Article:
Neurotransmitters: Types and Functioning

Neurotransmitters: Types and Functioning

Last update: 07 August, 2019

We’ve all heard about how neurons communicate with each other through electric impulses. It’s true that some of the synapses are purely electric, however, chemical elements mediate most of those connections. These chemical substances are called neurotransmitters. Neurons are capable of participating in several cognitive functions like learning, memory and perception thanks to them.

Nowadays, neuronal synapses imply more than a dozen of neurotransmitters. People have learned about the functioning of neurotransmission, leading to great improvements when it comes to designing and understanding the effects of psychotropic drugs. The most known neurotransmitters are: serotonin, dopamine, norepinephrine, acetylcholine, glutamate and GABA.

In this article, we’ll be exploring the following aspects in order to better understand the principles of neurotransmission. Firstly, knowing the different ways that neurotransmitters have when influencing the synapse. Secondly, we’ll talk about the signal transduction cascade, which is the most common way in which neurotransmitters work.

brain cells and neurotransmitters

Types of effects of neurotransmitters

The main function of neurotransmitters is to modulate the synapse between neurons. That way, electric connections become more complex, resulting in more possibilities. Many functions of the nervous system would  if neurotransmitters didn’t exist and neurons acted like simple wires.

The way that neurotransmitters influence neurons is not always the same. Chemical effects alter synapses in two different ways – here we have the two types of effects:

  • Through ion channels: The possibility of a difference between the exterior and the interior of the neuron produces electrical impulses. The movement of ions (electrically charged particles) causes that differential to vary and the neuron to be triggered when reaching the threshold of activation. Some neurotransmitters have the function of sticking to ion channels found in the neuron’s membrane. When they latch on, they open this channel, allowing a greater movement of ions, causing the neuron to be triggered.
  • Through a metabotropic receptor: This is a more complex modulation. Here, the neurotransmitter latches onto a receptor found in the membrane of the neuron. However, this receptor isn’t a channel that opens or closes, instead, it produces another substance inside the neuron. When sticking to the neurotransmitter, the neuron releases a protein inside of it, changing its structure and functioning. In the next section, we’ll be exploring this type of neurotransmission in depth.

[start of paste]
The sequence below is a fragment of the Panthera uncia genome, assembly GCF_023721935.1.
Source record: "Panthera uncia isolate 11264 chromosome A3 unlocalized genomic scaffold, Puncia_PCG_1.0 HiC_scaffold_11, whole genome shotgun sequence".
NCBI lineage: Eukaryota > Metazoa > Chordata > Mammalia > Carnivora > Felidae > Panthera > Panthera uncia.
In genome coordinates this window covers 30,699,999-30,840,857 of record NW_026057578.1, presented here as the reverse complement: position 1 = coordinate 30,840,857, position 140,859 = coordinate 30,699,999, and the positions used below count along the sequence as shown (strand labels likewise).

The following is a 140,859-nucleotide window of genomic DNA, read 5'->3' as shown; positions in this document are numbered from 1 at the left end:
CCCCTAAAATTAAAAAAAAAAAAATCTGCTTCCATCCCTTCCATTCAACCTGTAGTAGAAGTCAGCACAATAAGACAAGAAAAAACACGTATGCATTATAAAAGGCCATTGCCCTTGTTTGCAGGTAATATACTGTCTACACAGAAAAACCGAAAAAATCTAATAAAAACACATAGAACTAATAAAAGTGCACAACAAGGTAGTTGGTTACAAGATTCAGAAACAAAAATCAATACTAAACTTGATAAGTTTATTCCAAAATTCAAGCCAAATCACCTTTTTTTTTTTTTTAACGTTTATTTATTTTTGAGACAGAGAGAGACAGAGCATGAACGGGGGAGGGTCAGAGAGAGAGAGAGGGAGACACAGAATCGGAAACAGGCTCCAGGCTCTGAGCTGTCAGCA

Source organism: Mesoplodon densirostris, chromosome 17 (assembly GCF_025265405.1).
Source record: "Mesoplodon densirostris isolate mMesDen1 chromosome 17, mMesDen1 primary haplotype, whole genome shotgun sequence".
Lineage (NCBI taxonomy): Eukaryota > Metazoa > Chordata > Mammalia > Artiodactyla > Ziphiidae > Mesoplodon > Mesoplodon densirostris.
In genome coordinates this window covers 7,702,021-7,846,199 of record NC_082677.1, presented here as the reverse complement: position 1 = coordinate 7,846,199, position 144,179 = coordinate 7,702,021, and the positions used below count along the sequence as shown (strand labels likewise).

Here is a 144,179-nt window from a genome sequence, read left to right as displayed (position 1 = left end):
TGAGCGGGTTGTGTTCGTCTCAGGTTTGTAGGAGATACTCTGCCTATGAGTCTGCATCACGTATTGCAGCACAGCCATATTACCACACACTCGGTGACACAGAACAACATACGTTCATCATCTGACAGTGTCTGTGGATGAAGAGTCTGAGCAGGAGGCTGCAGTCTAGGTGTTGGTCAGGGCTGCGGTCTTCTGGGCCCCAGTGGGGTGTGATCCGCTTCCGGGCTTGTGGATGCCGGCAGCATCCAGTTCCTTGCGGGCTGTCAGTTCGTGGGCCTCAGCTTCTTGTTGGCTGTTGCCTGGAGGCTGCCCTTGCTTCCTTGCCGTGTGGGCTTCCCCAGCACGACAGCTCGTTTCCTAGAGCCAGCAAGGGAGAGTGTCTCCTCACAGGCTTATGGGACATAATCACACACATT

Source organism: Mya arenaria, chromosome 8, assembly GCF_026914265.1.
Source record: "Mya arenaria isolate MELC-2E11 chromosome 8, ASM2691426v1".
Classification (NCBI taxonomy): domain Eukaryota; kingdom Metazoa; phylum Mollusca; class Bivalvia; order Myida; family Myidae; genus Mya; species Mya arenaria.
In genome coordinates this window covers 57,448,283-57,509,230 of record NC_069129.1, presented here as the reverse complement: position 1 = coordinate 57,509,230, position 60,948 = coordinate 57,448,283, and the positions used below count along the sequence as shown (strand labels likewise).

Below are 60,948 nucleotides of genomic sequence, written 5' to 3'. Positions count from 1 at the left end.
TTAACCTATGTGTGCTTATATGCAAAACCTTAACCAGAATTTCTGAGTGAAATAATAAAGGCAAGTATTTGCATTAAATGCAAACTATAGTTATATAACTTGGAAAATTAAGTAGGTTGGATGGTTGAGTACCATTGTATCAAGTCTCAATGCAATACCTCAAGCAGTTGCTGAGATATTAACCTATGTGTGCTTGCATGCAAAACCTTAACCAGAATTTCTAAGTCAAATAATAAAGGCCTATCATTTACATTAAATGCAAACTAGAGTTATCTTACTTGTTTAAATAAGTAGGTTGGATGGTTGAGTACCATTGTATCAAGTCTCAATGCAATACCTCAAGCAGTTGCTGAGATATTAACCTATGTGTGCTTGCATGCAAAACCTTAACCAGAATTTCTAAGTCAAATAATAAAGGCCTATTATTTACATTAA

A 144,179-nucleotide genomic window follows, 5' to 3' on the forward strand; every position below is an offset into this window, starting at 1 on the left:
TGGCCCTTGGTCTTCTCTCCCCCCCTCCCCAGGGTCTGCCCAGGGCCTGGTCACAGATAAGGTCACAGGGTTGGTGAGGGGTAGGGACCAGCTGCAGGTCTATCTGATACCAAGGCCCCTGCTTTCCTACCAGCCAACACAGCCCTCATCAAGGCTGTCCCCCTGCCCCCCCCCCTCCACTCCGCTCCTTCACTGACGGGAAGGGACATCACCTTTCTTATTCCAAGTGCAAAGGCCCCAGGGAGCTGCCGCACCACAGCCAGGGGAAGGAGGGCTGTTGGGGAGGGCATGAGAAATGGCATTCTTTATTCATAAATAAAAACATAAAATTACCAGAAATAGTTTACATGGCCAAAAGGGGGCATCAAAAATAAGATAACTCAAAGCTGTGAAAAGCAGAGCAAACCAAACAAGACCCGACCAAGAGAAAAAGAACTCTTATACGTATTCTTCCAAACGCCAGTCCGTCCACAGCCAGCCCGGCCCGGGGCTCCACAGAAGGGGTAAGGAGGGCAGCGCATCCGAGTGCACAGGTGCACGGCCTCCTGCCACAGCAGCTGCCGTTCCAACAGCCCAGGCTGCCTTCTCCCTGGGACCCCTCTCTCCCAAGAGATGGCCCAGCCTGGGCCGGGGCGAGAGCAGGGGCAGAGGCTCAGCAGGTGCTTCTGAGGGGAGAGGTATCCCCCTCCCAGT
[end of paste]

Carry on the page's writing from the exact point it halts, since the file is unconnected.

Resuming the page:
synapse of brain cells

The signal transduction cascade

The signal transduction cascade is the process by which the neurotransmitter modulates the functioning of a neuron. In this section, we will focus on the functioning of those neurotransmitters that do so through metabotropic receptors, since it is the most common way in which they operate.

The process consists of four different phases:

  • The first messenger or neurotransmitter: Firstly, the neurotransmitter latches onto the metabotropic receptor changing its configuration, now allowing it to fit with a substance called G protein. The junction of the receptor with the G protein induces the release of an enzyme on the inner side of the membrane, causing then the release of the second messenger.
  • The second messenger: The second messenger is the protein that releases the enzyme linked to the G protein. Its mission is going through the neuron until finding a kinase or phosphatase. These substances activate when the second messenger attaches itself to either one of them.
  • The third messenger (kinase or phosphatase): This varies depending on whether the second messenger encounters a kinase or a phosphatase. The encounter with a kinase will cause it to activate and release a process of phosphorylation in the nucleus of the neuron, which will cause the DNA of the neuron to start producing proteins that it previously didn’t. However, if the second messenger encounters a phosphatase, it’ll have the opposite effect: it will inactivate the phosphorylation process and stop the creation of certain proteins.
  • The fourth messenger or phosphoprotein: When the kinase activates, it sends a phosphoprotein to the neuronal DNA in order to trigger the phosphorylation. The phosphoprotein will activate a transcription factor that will trigger the activation of a gene as well as the creation of a protein; this protein, depending on its qualities, will release several biological responses that will end up modifying the neuronal transmission. When the phosphatase is activated, it destroys the phosphoprotein, causing the phosphorylation process to stop.
messengers or neurotransmitters

Neurotransmitters are very important chemicals in our nervous system. They’re in charge of modulating and transmitting information between the different brain nuclei. Also, their effects on neurons can last from a few seconds to months, or even years. Thanks to their study, we can understand the correlation of many complex cognitive processes, such as learning, memory and attention.

This text is provided for informational purposes only and does not replace consultation with a professional. If in doubt, consult your specialist.